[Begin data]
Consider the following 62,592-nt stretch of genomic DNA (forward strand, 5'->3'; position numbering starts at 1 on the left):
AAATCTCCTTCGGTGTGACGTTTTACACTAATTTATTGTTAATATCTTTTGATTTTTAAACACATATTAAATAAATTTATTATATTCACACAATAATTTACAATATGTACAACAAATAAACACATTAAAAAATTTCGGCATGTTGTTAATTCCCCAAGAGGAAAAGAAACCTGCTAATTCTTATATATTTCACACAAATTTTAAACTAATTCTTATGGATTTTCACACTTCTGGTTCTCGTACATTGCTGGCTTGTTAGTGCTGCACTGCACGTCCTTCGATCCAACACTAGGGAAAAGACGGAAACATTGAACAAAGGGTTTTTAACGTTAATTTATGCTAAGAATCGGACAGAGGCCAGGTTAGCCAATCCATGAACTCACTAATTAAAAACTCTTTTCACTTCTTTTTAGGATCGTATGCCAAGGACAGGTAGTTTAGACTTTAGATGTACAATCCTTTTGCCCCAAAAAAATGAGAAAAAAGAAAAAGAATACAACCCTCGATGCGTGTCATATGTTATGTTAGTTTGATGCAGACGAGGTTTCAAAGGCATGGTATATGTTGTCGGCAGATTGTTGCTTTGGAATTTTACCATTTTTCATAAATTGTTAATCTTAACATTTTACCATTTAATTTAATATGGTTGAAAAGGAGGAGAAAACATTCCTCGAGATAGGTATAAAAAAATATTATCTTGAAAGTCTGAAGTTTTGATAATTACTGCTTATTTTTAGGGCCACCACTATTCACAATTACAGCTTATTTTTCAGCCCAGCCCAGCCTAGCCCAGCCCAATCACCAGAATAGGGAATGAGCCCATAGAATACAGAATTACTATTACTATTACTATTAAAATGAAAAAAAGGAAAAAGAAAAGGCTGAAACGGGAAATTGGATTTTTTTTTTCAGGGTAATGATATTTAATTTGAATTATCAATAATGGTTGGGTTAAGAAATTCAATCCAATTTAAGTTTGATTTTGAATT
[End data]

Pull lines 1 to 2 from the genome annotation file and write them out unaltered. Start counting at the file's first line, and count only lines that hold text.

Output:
Consider the following 62,592-nt stretch of genomic DNA (forward strand, 5'->3'; position numbering starts at 1 on the left):
AAATCTCCTTCGGTGTGACGTTTTACACTAATTTATTGTTAATATCTTTTGATTTTTAAACACATATTAAATAAATTTATTATATTCACACAATAATTTACAATATGTACAACAAATAAACACATTAAAAAATTTCGGCATGTTGTTAATTCCCCAAGAGGAAAAGAAACCTGCTAATTCTTATATATTTCACACAAATTTTAAACTAATTCTTATGGATTTTCACACTTCTGGTTCTCGTACATTGCTGGCTTGTTAGTGCTGCACTGCACGTCCTTCGATCCAACACTAGGGAAAAGACGGAAACATTGAACAAAGGGTTTTTAACGTTAATTTATGCTAAGAATCGGACAGAGGCCAGGTTAGCCAATCCATGAACTCACTAATTAAAAACTCTTTTCACTTCTTTTTAGGATCGTATGCCAAGGACAGGTAGTTTAGACTTTAGATGTACAATCCTTTTGCCCCAAAAAAATGAGAAAAAAGAAAAAGAATACAACCCTCGATGCGTGTCATATGTTATGTTAGTTTGATGCAGACGAGGTTTCAAAGGCATGGTATATGTTGTCGGCAGATTGTTGCTTTGGAATTTTACCATTTTTCATAAATTGTTAATCTTAACATTTTACCATTTAATTTAATATGGTTGAAAAGGAGGAGAAAACATTCCTCGAGATAGGTATAAAAAAATATTATCTTGAAAGTCTGAAGTTTTGATAATTACTGCTTATTTTTAGGGCCACCACTATTCACAATTACAGCTTATTTTTCAGCCCAGCCCAGCCTAGCCCAGCCCAATCACCAGAATAGGGAATGAGCCCATAGAATACAGAATTACTATTACTATTACTATTAAAATGAAAAAAAGGAAAAAGAAAAGGCTGAAACGGGAAATTGGATTTTTTTTTTCAGGGTAATGATATTTAATTTGAATTATCAATAATGGTTGGGTTAAGAAATTCAATCCAATTTAAGTTTGATTTTGAATT